0

My textbook says:

When we talk about two events or activities that went on over the same period of past time, we can often use the past continuous or the past simple for both . . .

However, it doesn’t explain the difference in meaning. Consider the following sentences:

Although the television was on, I didn’t watch it / I wasn’t watching it. Instead I dreamt / I was dreaming about my holidays.

The textbook says that “. . . the past continuous here emphasizes that ‘not watching’ and ‘dreaming’ went on at the same time and seems more likely here.“

Sounds contradictory. If it says that we can use the past simple for “. . . events or activities that went on over the same period of past time . . .”, what is the problem in using it? 😁

I can only suggest that the past simple for the both verbs could imply that the actions happened one after another.

6
  • I think the word "instead" can be taken as meaning "at the same time" in the sense it means substituted. I substituted dreaming about my holidays for watching TV Jan 9, 2023 at 1:14
  • If this "textbook" is genuinely saying that Past Continuous "seems more likely here", it's probably not a very good teaching aid. Whether to use Simple Past or Past Continuous is entirely a stylistic choice - but it's entirely a matter of exactly what the writer wants to focus on (what was happening during some specific period of time OR which of multiple possibilities actually happened). The idea that ‘not watching’ and ‘dreaming’ were "simultaneous activities" is a very strange way of looking at things - it may be "true", but it's probably not a "helpful" statement. Jan 9, 2023 at 14:08
  • ...It wouldn't be easy to prove using a corpus search, but I'd be prepared to stake my life that of all the times text like this has ever been written, the vast majority would use Simple Past rather than Past Continuous. It's not that there's anything wrong with the latter - but to claim it's "more likely" given just a contextless text fragment is ludicrous. Jan 9, 2023 at 14:12
  • 1
    Please provide proper attribution for the text that you quote. That means title, author, and publication, or as many of those as are available. If the source is long, such as a book, please include a page number or other location also. If the source is online, please include a link also. See Marking and Attributing Examples, Sources, and Other Quotes "My textbook" is not a sufficient attribution. Feb 10, 2023 at 1:56
  • @DavidSiegel got it, I’ll edit all my posts soon to make sure they have proper attributions. Thank you for letting me know. (I didn’t provide them in the first place because they weren’t in the forum’s guide, which I thought to be the definitive set of rules.) Feb 11, 2023 at 7:19

1 Answer 1

1

Tenses in English are both flexible and tricky!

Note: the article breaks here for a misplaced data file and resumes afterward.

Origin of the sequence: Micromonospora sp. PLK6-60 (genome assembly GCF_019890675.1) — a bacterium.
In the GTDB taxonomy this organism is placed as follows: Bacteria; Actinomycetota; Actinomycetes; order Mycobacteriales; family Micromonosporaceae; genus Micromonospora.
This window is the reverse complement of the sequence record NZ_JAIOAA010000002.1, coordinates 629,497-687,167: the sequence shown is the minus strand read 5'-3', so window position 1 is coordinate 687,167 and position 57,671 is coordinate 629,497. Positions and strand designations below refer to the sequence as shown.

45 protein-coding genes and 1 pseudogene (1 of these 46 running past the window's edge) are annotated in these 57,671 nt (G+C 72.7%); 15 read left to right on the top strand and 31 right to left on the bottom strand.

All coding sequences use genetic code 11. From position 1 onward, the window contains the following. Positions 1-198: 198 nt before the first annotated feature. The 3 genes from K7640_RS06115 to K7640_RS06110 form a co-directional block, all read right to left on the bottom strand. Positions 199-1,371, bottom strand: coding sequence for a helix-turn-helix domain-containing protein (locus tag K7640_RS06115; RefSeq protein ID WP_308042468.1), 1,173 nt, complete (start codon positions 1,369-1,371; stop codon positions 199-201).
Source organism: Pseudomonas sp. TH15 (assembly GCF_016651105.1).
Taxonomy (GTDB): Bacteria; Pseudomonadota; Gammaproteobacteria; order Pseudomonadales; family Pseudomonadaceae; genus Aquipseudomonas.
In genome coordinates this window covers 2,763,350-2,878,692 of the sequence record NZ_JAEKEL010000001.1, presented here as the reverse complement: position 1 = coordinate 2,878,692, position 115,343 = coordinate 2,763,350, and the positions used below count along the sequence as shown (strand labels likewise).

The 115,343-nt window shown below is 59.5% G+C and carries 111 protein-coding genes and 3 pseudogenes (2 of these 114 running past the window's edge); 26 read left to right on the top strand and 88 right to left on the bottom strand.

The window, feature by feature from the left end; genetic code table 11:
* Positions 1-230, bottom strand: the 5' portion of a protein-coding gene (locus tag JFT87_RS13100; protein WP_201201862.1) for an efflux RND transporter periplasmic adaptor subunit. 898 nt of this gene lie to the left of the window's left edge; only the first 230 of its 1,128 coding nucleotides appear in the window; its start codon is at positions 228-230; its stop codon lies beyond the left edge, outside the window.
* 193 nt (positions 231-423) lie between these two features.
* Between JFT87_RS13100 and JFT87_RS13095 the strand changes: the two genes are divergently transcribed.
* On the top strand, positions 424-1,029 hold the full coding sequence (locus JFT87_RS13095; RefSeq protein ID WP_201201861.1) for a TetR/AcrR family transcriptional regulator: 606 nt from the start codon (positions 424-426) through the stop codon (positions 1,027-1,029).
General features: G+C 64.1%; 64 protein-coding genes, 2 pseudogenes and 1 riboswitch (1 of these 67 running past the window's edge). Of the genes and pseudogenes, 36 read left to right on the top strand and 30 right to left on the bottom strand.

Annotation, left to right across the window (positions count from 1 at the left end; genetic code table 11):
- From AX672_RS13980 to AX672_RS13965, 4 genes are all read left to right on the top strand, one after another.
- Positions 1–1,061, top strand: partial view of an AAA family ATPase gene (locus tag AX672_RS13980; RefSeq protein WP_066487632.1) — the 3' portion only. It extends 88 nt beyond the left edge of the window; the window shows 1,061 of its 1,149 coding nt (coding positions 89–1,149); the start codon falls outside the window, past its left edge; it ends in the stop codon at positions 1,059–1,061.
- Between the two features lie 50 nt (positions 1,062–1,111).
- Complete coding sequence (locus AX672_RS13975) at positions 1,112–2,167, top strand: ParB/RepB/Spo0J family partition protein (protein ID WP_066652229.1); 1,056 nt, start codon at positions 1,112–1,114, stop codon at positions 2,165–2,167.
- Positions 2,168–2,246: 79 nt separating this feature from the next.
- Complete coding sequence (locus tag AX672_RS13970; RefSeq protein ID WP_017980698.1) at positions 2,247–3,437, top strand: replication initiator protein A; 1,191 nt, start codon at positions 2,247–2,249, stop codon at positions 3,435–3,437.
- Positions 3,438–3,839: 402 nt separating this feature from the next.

To answer your specific question, yes you can use the simple past tense for two related past events. They may happen at the same time, or one after the other. You may need to draw on context. Consider these examples:

  1. It was raining, so I didn't go to the open air concert. Instead I stayed home and did some house keeping.

Here the simple past tense describes two events that happened at the same time. The assumption is that I was cleaning house at the same time as the concert was being held in the rain.

  1. It was a sunny day, so I did the house keeping quickly and went to the open air concert.

Here the assumption would be that both events happened but not at the same time. Cleaning, then concert.

The same comments apply to the past continuous tense. You can use it to describe two past events at the same or different times:

  1. On our holiday last year we were visiting all the vineyards in France and Spain.

This example has us visiting places in France, and other places in Spain. Presumably we were not in both countries at the same time. But the emphasis in the sentence is not on the order of events. It's on one overall experience of visiting vineyards during our holiday.

  1. On the first week of our holiday we were visiting the French vineyards, but for the last few days we were sun bathing on the beaches of the Mediterranean.

Here there is an order of events: France, then the Mediterranean beaches. So why the continuous tense? Because the focus is not on one critical point of time during the holiday, but on the general flow of what happened during an extended period.

  1. On the first week of our holiday we were visiting the French vineyards, then we went to the Museum in Paris on the last day before we flew home.

This example shows that you can even mix and match your tenses! Past continuous for the extended time covering most of the holiday. Then past simple for one important trip on the final day.

I hope this helps to give you a taste of how to use those tenses. All the best.

You must log in to answer this question.

Not the answer you're looking for? Browse other questions tagged .